if you have noticed lately, the weather conditions have greatly deteriorated compared to several years before. Call it global warming or whatever you want, but it’s a fact that hurricanes, tsunamis, earthquakes, floods, fires, all these natural catastrophes do happen more often than they used to. Along with these we also have extreme humidity, heat, cold and dust to deal with on a daily basis. No wonder our cameras suffer in the process.
Digital camera manufacturers have started making units that are shockproof, dustproof, waterproof and many other ‘proof’ types, but not everybody has yet one of those, and let’s face it, why would we want to buy them when it’s so much easier to take care of our trusted old and battered gadget that still works great. Here are some tips that help you take care of your piece when it comes to bad weather conditions.
When it’s too cold outside and you need to take the camera with you, you need to carry it in a metal case that is tightly sealed, preferably in a hermetically sealed box. You can use gaffer tape to seal against snow and cold as low as -10C. Try to avoid exposing the gadget to various temperature changes and keep it at a relative constant temp if possible.
On the other hand it might be too hot outside particularly in desert areas which reach up to +50C at times. This is also very bad for any piece especially if left under direct sunlight. If it has many plastic parts, the piece will become a cool door-stopper in no time. You need to keep it in a silver colored box that has the advantage of reflecting the sun away from it. If you wrap it in chamois leather during the night, it should maintain its cool level much easier during the day.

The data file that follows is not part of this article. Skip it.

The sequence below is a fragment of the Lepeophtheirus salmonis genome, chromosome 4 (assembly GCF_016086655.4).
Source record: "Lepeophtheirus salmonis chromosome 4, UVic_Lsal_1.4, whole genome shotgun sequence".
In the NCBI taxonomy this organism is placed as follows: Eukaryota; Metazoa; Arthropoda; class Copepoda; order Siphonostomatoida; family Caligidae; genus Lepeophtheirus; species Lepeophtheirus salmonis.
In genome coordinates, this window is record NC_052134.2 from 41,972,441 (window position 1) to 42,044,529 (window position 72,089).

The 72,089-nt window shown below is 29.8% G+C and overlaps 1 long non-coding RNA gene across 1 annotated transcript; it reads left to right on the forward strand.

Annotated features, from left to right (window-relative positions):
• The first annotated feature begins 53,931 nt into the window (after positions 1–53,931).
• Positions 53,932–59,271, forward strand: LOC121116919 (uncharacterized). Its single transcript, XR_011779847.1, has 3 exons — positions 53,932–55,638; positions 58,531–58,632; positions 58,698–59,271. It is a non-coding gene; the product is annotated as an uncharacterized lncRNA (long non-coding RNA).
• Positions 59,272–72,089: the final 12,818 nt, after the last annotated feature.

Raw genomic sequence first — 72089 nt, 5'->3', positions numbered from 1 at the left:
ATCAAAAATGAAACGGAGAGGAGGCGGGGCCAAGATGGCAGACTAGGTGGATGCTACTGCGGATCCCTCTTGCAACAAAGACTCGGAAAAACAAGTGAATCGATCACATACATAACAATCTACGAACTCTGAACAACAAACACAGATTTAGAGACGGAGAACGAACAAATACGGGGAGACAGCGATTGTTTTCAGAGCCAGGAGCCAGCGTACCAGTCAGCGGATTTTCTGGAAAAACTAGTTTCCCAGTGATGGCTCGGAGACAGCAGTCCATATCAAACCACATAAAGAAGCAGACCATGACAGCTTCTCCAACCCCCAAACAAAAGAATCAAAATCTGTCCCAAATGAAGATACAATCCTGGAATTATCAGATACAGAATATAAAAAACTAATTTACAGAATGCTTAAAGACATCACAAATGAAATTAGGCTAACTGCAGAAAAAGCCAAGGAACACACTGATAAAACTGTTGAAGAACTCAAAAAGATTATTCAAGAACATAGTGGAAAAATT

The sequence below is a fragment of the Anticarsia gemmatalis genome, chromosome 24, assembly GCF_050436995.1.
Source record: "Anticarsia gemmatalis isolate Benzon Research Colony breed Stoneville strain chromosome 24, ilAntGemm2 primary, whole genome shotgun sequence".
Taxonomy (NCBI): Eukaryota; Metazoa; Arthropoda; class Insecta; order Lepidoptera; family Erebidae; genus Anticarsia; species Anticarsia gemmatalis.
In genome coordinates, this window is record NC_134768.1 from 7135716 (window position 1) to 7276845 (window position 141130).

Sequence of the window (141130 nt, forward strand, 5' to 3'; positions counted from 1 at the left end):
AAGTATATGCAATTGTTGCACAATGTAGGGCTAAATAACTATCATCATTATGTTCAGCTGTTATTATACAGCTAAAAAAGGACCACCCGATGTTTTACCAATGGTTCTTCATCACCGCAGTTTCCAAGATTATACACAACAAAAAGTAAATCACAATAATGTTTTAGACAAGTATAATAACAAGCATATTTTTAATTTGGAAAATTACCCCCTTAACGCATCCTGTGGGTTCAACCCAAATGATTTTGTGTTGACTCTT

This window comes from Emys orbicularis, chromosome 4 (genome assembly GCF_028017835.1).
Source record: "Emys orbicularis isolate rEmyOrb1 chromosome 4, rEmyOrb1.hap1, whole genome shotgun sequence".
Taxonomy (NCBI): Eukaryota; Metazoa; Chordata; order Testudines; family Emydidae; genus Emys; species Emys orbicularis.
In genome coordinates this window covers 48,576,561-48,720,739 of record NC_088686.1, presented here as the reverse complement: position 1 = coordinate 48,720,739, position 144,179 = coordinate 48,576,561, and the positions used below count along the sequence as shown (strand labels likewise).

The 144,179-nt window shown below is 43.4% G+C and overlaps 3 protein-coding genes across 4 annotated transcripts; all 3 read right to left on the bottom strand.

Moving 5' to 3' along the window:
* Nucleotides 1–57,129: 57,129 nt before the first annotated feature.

The level of dust has also been increasing during the last few years, making many cameras practically unusable within minutes. Particularly exposed to this problem are the SLR cameras if you need to change the prime lenses on a regular basis. It’s very easy for the dust to get inside in a heartbeat and it is almost impossible to remove afterwards. Try to keep the piece in a sealed bag when there is heavy dust going around and try to not use it at the time.
What about humidity? Many countries experience high levels of it through most months of the year, particularly in tropical areas as in the Mediterranean islands in Europe for example. You need to seal it off in a plastic bag to avoid insect to take residence in it due to the high level of humidity, as they clearly like it. Having fungus or insects such as spiders in the camera is not fun.
While advanced photographers know most of these tips, photography for beginners can have many traps that newcomers to this art are not aware of.